Also, there was the thing about not knowing what the vice president does every day. The thing is, there aren't any official daily duties for the vice president. The VP breaks ties in the senate and if the president dies, the VP takes over. When you ask someone what the VP does every day, it's not easily defined, and it's unfair to jump all over her for her response.

Finally, it has now come out that the issue with her not knowing that Africa was a continent and not a country was just made up.

I think this is primarily the result of a partisan Democratic smear. Before she ever did anything, all of the "liberal" bloggers began attacking her for being unqualified. For the entire first week after she was nominated, every single post at Daily Kos was an attack on her. Essentially, they set the narrative in the blogosphere that Palin was unintelligent and unqualified, and eventually that was repeated so much that she was constantly put in a position where she had to defend her intelligence and qualifications.

I'm certainly not a fan of Palin at all, but I think that the things that were valid criticisms were set aside for more low-brow attacks. First of all, her abuse of power in Alaska was forgotten very early. When the story came out that she was found guilty of abuse of power, there was a little criticism, but that didn't fit the narrative of her being stupid, so it was cast aside, just like when her aides refused to comply with subpoenas. Also, there was hardly a stir when she wouldn't say that abortion clinic bombers are terrorists. The truth is that she is a far-right, fundamentalist Christian, and should be criticized as that, not as stupid or unqualified.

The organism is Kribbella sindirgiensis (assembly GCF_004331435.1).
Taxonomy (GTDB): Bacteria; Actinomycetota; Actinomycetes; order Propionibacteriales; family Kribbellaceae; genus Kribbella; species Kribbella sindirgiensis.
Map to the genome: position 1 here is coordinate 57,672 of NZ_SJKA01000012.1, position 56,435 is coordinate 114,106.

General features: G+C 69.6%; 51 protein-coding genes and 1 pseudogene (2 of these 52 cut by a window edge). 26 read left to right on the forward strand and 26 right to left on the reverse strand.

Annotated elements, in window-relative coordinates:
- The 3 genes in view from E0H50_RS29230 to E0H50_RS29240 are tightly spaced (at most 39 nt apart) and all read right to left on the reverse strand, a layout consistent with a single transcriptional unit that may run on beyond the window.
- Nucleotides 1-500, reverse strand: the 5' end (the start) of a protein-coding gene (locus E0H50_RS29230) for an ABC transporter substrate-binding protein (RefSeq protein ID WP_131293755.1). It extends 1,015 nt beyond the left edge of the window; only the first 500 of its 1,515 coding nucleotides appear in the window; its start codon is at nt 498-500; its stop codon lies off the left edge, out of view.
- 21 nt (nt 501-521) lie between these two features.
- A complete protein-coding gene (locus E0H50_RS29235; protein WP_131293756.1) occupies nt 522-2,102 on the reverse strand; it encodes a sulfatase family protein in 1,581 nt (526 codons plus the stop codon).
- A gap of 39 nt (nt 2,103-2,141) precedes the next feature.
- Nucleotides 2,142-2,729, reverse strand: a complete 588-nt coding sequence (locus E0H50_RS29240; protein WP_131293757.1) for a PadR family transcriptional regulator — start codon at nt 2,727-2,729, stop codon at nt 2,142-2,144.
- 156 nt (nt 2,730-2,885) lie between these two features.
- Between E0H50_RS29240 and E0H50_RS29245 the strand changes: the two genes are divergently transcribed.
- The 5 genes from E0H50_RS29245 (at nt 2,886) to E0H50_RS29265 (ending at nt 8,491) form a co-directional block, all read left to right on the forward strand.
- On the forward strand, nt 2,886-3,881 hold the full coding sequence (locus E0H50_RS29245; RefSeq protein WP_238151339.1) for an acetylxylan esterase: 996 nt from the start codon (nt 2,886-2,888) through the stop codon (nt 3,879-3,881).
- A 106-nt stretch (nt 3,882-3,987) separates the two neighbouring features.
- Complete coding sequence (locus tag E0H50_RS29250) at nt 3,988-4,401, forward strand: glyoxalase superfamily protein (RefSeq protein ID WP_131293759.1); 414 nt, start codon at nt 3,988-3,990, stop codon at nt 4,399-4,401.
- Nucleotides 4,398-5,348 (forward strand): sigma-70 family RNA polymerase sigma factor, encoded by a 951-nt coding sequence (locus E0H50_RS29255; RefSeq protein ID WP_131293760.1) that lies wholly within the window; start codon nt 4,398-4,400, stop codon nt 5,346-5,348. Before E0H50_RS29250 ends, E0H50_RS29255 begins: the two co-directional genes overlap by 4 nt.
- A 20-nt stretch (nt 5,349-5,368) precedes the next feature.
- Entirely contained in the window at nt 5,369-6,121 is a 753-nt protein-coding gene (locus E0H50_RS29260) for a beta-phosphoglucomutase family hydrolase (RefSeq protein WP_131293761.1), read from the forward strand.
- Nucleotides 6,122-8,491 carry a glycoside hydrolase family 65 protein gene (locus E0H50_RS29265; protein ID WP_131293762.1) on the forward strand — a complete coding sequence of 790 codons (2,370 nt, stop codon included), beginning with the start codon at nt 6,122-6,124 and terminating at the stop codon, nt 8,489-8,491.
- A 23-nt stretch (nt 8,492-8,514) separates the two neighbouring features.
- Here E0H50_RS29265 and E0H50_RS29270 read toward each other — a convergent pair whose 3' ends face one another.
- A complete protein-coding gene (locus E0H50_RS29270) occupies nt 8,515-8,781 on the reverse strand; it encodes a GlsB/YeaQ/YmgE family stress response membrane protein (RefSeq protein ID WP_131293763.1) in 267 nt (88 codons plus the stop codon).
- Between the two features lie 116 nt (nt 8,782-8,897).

Thursday, November 06, 2008

That's Not Change, That's More of the Same

Everyone seems to like Clinton because times seemed good when he was in office, but a lot of that had nothing to do with him. The Clintons actually took us backward in a lot of ways, but given the new standard set by the Bush administration, everyone seems to give them a free pass.